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Coronavirus crisis may get "worse and worse and worse," WHO chief warns

Trump and advisers try to discredit Fauci
Trump and advisers try to discredit Fauci 03:17

The World Health Organization warned Monday that there could be no return to normality any time soon as too many countries were bungling their response to the coronavirus pandemic. WHO chief Tedros Adhanom Ghebreyesus said that if public health guidelines are not followed, the crisis will get "worse and worse and worse."

After a daily record of 230,000 new cases of COVID-19 were reported to the WHO on Sunday, the U.N. health agency said the pandemic was only going to get worse unless people stuck to the basics of physical distancing, handwashing and wearing masks.

Tedros warned that countries that were easing their way out of lockdowns were now witnessing a resurgence of the virus because they were not following proven methods to reduce risk.

"I want to be straight with you: there will be no return to the 'old normal' for the foreseeable future," Tedros told a virtual news briefing.

"Let me blunt: too many countries are headed in the wrong direction.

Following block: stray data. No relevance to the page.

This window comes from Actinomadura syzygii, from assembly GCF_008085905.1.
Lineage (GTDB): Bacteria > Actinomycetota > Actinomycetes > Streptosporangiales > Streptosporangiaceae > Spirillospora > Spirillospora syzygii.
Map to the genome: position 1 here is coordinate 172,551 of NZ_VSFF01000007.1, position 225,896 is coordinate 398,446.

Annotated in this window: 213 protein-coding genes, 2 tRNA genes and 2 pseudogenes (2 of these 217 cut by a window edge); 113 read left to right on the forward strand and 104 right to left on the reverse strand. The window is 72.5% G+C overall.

"The virus remains public enemy number one, but the actions of many governments and people do not reflect this."

He said mixed messages from leaders were undermining trust.

If governments do not roll out a comprehensive strategy to suppress transmission of the virus, and if populations do not follow basic public health principles, "there is only one way this pandemic is going to go," he said.

"It's going to get worse and worse and worse."

The novel coronavirus has killed nearly 570,000 people and infected more than 12.9 million since the outbreak emerged in China last December, according to a tally from official sources compiled by AFP.

"Although the number of daily deaths remains relatively stable, there is a lot to be concerned about," said Tedros.

He said there were four scenarios playing out around the world.

They were: countries that were alert and avoided large outbreaks, those that got a major outbreak under control, those that eased restrictions but are now backsliding, and those that are in an intense transmission phase.

Tedros said the epicenter of the virus remains the Americas.

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